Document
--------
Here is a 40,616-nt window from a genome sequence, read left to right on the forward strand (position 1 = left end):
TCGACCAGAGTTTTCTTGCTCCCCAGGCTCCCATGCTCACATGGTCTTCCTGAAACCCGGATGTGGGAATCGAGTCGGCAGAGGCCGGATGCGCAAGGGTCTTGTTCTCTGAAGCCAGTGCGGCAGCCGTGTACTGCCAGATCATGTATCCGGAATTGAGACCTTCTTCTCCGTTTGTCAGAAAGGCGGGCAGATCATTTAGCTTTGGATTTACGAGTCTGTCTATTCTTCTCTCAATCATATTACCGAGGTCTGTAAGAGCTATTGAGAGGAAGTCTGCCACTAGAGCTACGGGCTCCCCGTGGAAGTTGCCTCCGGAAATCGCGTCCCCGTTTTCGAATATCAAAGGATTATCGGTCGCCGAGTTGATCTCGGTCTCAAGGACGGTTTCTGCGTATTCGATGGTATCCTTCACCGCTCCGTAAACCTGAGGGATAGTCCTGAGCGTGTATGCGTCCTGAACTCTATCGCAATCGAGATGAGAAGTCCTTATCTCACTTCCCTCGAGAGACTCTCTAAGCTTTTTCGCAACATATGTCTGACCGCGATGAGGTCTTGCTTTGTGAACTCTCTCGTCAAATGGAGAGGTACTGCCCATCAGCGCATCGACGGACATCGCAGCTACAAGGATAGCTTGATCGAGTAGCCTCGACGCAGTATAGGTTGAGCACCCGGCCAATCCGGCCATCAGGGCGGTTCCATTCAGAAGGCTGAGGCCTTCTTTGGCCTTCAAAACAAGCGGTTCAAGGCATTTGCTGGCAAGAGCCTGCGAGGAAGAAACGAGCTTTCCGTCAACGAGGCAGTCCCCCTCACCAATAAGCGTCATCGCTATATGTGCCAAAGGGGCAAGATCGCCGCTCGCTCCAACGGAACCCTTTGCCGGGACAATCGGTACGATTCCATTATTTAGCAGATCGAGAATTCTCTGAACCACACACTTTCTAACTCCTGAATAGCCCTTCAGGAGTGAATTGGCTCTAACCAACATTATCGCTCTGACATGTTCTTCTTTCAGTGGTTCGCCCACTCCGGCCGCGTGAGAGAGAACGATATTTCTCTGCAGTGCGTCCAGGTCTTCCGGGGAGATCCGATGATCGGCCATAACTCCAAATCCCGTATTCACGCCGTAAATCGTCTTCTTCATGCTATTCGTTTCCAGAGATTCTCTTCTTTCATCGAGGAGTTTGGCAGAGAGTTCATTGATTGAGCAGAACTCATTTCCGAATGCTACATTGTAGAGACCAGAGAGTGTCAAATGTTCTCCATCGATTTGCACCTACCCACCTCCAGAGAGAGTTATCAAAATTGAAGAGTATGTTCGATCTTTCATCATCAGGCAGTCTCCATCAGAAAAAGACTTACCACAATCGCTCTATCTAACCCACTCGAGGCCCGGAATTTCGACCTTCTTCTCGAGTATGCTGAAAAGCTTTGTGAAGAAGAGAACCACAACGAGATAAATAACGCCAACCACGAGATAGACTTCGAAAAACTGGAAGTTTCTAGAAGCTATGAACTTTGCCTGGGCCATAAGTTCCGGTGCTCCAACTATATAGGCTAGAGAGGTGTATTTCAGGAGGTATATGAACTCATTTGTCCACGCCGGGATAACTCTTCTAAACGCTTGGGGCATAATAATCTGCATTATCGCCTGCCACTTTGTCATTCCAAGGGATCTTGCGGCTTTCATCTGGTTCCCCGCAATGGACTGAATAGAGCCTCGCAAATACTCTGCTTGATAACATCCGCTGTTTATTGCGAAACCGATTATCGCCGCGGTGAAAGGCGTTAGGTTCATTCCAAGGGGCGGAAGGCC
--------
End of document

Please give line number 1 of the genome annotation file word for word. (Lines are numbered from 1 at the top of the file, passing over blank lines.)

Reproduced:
Here is a 40,616-nt window from a genome sequence, read left to right on the forward strand (position 1 = left end):